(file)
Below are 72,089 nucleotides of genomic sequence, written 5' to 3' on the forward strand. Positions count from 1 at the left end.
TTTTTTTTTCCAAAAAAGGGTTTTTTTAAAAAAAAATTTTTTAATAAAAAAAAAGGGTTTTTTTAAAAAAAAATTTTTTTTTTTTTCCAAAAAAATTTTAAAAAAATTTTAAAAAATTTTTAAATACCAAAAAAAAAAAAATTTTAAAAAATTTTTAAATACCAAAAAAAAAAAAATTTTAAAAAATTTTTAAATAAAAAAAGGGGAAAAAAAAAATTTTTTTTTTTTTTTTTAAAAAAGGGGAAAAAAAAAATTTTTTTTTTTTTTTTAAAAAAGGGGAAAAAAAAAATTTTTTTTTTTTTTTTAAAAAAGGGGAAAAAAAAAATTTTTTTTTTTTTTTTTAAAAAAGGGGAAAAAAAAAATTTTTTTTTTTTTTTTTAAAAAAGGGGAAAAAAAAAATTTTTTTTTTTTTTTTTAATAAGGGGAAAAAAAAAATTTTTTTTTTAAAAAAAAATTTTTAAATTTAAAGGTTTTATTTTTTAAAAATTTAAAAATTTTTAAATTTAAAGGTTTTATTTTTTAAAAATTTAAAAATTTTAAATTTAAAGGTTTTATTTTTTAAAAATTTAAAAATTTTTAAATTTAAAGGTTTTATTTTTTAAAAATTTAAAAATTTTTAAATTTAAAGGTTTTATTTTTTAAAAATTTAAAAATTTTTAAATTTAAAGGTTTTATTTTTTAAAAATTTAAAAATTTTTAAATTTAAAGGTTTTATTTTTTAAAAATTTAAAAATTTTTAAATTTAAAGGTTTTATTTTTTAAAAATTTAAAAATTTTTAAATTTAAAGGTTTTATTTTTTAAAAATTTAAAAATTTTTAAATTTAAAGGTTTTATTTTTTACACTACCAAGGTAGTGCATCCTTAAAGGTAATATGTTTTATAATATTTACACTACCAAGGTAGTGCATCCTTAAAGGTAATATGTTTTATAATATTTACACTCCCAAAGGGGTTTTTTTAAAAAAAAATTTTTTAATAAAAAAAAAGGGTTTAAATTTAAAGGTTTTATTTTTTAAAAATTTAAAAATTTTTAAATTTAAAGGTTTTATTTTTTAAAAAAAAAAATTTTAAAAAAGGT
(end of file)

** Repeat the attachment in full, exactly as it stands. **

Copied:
Below are 72,089 nucleotides of genomic sequence, written 5' to 3' on the forward strand. Positions count from 1 at the left end.
TTTTTTTTTCCAAAAAAGGGTTTTTTTAAAAAAAAATTTTTTAATAAAAAAAAAGGGTTTTTTTAAAAAAAAATTTTTTTTTTTTTCCAAAAAAATTTTAAAAAAATTTTAAAAAATTTTTAAATACCAAAAAAAAAAAAATTTTAAAAAATTTTTAAATACCAAAAAAAAAAAAATTTTAAAAAATTTTTAAATAAAAAAAGGGGAAAAAAAAAATTTTTTTTTTTTTTTTTAAAAAAGGGGAAAAAAAAAATTTTTTTTTTTTTTTTAAAAAAGGGGAAAAAAAAAATTTTTTTTTTTTTTTTAAAAAAGGGGAAAAAAAAAATTTTTTTTTTTTTTTTTAAAAAAGGGGAAAAAAAAAATTTTTTTTTTTTTTTTTAAAAAAGGGGAAAAAAAAAATTTTTTTTTTTTTTTTTAATAAGGGGAAAAAAAAAATTTTTTTTTTAAAAAAAAATTTTTAAATTTAAAGGTTTTATTTTTTAAAAATTTAAAAATTTTTAAATTTAAAGGTTTTATTTTTTAAAAATTTAAAAATTTTAAATTTAAAGGTTTTATTTTTTAAAAATTTAAAAATTTTTAAATTTAAAGGTTTTATTTTTTAAAAATTTAAAAATTTTTAAATTTAAAGGTTTTATTTTTTAAAAATTTAAAAATTTTTAAATTTAAAGGTTTTATTTTTTAAAAATTTAAAAATTTTTAAATTTAAAGGTTTTATTTTTTAAAAATTTAAAAATTTTTAAATTTAAAGGTTTTATTTTTTAAAAATTTAAAAATTTTTAAATTTAAAGGTTTTATTTTTTAAAAATTTAAAAATTTTTAAATTTAAAGGTTTTATTTTTTACACTACCAAGGTAGTGCATCCTTAAAGGTAATATGTTTTATAATATTTACACTACCAAGGTAGTGCATCCTTAAAGGTAATATGTTTTATAATATTTACACTCCCAAAGGGGTTTTTTTAAAAAAAAATTTTTTAATAAAAAAAAAGGGTTTAAATTTAAAGGTTTTATTTTTTAAAAATTTAAAAATTTTTAAATTTAAAGGTTTTATTTTTTAAAAAAAAAAATTTTAAAAAAGGT